Wednesday, 7 May 2008

Michelle's blacklist and goodlist

I am lucky to have a wife who enjoys boardgames (and card games) and plays with me. Michelle is not crazy like I am about games. She doesn't surf boardgame websites or research games or buy games or organise boardgame sessions. She just plays. Since she is not really a boardgame geek like I am, she is at a disadvantage when playing games with me. I am the one who reads the rules, reads about the games (although I don't really read many strategy articles), and of course I play more than she does. Naturally, my win rate is higher than hers, especially when it's her first time playing a game. She blacklists some games, and refuses to play them. Some because the initial few losses were too painful experiences, and some for other reasons.

I think the first game ever that earned a place on her blacklist is Lord of the Rings: The Confrontation. She actually played a number of games of this with me, and I remember she won most of the early games. However later she found it just too stressful, even if she played the dark side (supposedly easier). Well, maybe I can consider Samurai Swords as an even earlier entry. This game gave her nightmares about ashigaru spearmen chasing her. I played this with her before I discovered Eurogames. She played with me because she knew I liked the game and rarely had the opportunity to play it. Now that I have so many other games, she probably wouldn't want to play this anymore. In the Year of the Dragon and Blue Moon are two other games in her blacklist. She says she is jinxed with games with dragons. Blue Moon City used to be on the list too but is now off the list. In the Year of the Dragon is a brutal game. Bad things happen to you, and you are more trying to survive than trying to score points. No wonder it left a bitter taste in her mouth. Many gamers don't like it because of the same reason, although I quite like it. Blue Moon was a painful experience for her because the rules were not very clear to her, in particular the end game conditions and some small rules for special situations. In hindsight, I probably taught the game rather hurriedly, thinking that the basic rules were actually quite simple, and the complexity lay in the cards themselves, which you'd have to appreciate by actually playing. She kept losing at Blue Moon, and often because of some rule that wasn't clear to her. So now Blue Moon is on her blacklist. I had hoped she would like it, because it is a card game, which she normally prefers because of the shorter length, and I was hoping to play with her all the different combinations with the 6 different Blue Moon decks that I had bought. Looks like now they will idle for quite some time.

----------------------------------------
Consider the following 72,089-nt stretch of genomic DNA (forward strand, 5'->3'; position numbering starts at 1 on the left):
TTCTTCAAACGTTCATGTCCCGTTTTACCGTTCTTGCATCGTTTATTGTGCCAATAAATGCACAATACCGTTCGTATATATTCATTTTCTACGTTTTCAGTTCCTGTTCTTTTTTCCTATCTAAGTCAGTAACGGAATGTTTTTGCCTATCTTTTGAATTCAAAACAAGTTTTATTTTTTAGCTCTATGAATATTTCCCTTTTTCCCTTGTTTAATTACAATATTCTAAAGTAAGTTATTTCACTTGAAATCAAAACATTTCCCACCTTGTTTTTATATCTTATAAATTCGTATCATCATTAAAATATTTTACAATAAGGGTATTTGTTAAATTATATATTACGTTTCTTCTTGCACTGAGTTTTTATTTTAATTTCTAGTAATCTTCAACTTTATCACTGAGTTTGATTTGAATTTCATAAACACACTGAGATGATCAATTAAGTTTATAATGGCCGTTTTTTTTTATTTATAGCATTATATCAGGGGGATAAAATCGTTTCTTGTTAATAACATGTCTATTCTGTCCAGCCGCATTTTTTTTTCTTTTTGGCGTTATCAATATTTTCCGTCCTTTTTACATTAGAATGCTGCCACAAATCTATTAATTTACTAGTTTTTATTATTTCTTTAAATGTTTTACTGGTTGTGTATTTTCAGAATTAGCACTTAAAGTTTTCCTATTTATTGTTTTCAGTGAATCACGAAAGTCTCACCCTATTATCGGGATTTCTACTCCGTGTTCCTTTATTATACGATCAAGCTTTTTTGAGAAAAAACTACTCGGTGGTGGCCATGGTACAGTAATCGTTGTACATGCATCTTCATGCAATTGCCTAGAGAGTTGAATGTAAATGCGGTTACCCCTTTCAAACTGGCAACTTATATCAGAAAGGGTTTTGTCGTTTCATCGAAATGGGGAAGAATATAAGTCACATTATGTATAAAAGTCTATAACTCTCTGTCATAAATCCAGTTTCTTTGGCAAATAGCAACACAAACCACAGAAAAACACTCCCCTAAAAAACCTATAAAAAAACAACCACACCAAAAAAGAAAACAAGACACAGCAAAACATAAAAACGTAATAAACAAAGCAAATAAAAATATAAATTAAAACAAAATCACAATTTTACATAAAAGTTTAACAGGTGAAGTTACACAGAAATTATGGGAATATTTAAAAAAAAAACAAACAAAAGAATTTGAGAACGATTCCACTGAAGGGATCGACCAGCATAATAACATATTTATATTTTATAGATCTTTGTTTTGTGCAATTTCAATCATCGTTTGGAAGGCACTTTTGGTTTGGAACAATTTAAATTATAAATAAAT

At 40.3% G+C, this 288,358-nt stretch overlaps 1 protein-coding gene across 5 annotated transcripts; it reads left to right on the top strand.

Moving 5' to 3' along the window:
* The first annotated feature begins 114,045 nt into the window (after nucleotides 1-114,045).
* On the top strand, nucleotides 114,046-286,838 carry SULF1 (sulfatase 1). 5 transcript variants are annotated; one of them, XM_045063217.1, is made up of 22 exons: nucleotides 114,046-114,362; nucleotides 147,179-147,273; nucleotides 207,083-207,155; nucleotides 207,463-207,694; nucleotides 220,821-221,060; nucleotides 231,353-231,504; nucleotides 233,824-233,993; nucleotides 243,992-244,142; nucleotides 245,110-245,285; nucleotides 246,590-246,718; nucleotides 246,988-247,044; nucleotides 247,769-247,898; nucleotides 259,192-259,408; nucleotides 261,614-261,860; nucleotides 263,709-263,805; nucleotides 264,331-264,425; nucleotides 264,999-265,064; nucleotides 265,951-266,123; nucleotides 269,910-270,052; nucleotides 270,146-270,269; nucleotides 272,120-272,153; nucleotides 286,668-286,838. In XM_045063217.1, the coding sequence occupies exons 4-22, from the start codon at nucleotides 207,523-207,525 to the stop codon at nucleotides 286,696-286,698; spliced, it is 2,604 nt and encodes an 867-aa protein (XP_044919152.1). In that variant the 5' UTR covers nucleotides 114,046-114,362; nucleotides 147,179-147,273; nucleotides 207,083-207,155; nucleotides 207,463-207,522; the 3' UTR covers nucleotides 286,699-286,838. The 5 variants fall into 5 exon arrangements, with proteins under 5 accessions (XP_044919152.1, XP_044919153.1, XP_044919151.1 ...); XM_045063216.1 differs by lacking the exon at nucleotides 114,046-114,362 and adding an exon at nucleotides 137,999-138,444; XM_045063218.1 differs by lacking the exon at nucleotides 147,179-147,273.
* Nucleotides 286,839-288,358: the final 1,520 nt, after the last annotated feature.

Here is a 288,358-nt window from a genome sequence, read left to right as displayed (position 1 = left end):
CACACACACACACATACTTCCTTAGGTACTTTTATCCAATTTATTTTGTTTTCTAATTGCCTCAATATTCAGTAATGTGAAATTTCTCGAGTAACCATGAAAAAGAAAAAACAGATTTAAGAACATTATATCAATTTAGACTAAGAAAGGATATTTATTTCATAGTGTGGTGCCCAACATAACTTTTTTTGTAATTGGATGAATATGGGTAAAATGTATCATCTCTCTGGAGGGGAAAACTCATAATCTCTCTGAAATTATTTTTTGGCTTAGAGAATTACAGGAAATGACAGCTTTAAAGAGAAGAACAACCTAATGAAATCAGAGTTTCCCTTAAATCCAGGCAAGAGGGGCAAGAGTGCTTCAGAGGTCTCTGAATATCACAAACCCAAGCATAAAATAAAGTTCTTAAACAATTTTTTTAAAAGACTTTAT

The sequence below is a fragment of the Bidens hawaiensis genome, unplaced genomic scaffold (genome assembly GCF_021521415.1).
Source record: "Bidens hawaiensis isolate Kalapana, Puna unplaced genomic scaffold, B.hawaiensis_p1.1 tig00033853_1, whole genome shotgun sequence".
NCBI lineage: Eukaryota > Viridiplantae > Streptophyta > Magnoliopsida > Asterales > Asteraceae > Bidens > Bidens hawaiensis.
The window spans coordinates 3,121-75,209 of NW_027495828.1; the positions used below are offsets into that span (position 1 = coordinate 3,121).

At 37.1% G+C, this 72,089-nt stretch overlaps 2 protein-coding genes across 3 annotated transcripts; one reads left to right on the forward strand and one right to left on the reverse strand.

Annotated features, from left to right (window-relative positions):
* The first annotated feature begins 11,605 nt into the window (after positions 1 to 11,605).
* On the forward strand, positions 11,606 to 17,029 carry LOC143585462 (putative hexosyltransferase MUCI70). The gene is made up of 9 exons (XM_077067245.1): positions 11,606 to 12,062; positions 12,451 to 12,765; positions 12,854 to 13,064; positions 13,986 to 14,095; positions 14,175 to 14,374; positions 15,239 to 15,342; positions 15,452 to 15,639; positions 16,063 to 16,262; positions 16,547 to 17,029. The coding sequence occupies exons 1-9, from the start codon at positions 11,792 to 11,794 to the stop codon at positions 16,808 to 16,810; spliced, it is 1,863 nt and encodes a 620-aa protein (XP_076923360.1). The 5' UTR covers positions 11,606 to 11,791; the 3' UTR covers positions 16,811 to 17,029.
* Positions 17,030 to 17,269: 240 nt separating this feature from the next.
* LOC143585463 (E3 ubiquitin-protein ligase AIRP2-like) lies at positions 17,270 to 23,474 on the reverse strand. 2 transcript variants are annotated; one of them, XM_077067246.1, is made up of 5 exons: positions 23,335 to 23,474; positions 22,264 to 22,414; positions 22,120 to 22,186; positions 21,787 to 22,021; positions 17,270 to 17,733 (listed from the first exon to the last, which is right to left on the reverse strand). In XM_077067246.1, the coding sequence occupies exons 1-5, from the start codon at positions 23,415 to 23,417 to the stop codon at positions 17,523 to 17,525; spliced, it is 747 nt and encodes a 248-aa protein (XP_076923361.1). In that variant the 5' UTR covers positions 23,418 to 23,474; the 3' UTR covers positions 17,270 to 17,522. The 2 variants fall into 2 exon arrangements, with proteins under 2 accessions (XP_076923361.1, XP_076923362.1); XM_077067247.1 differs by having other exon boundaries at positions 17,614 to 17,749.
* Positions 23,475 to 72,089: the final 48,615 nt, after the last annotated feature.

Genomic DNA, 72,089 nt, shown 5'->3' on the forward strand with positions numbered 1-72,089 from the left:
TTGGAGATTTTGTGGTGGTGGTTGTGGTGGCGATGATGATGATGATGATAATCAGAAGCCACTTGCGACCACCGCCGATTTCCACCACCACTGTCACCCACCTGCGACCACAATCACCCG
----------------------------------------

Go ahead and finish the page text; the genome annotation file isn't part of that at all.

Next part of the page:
Michelle decided to give Blue Moon City another chance, trying to learn the tricks that I have used to beat her in the past. She still lost, but she is doing much better now.

Cards from Blue Moon City. The character artwork is taken from the earlier Blue Moon game, which is a card game.

The half built city (completed buildings are the colourful ones), and all dragons are in town.

This is like Hong Kong. Not enough space.

Unfamiliarity with the rules is a big disadvantage for Michelle when playing against me. Since she is taught the rules and does not read them herself, there will bound to be some intricacies that are lost in translation, or strategies / ideas not so visible to her. Also she does not play as often as I do, so sometimes even when we play a game that she has played before, she would have forgetten some of the rules, or strategies. E.g. we recently played China, and although she has played this before, she had forgetten the rule about the limit for emissaries in a region, and the rule for scoring emissaries. It may be some time before we bring out China again. By then, she may have forgetten some rule again. So, her disadvantage is she sometimes never get around to remembering the rules well, because she doesn't play the games that often.

A recent 3-player game of China with Han and Michelle. Han's well connected emissaries won him the game splendidly.

Michelle has a blacklist, but she also has a list of games that she tends to do better than me at. These are mysteries. There just seems to be something about these games that she gets and I don't. Maybe it is her accountant / auditor training. Maybe there is just some crucial strategy that I don't get. Maybe the card god doesn't like me. The games are, in order of severity, Ticket To Ride: Switzerland (which I recently wrote about), Mystery Rummy: Al Capone and the Chicago Underworld, and San Juan. And I have a feeling that the next game that will enter this list is Race for the Galaxy.

I don't mind playing with Michelle games that I know I will more often than not lose. At least I get to play a game. Now the question is, what should I do to entice her to get back into Blue Moon?

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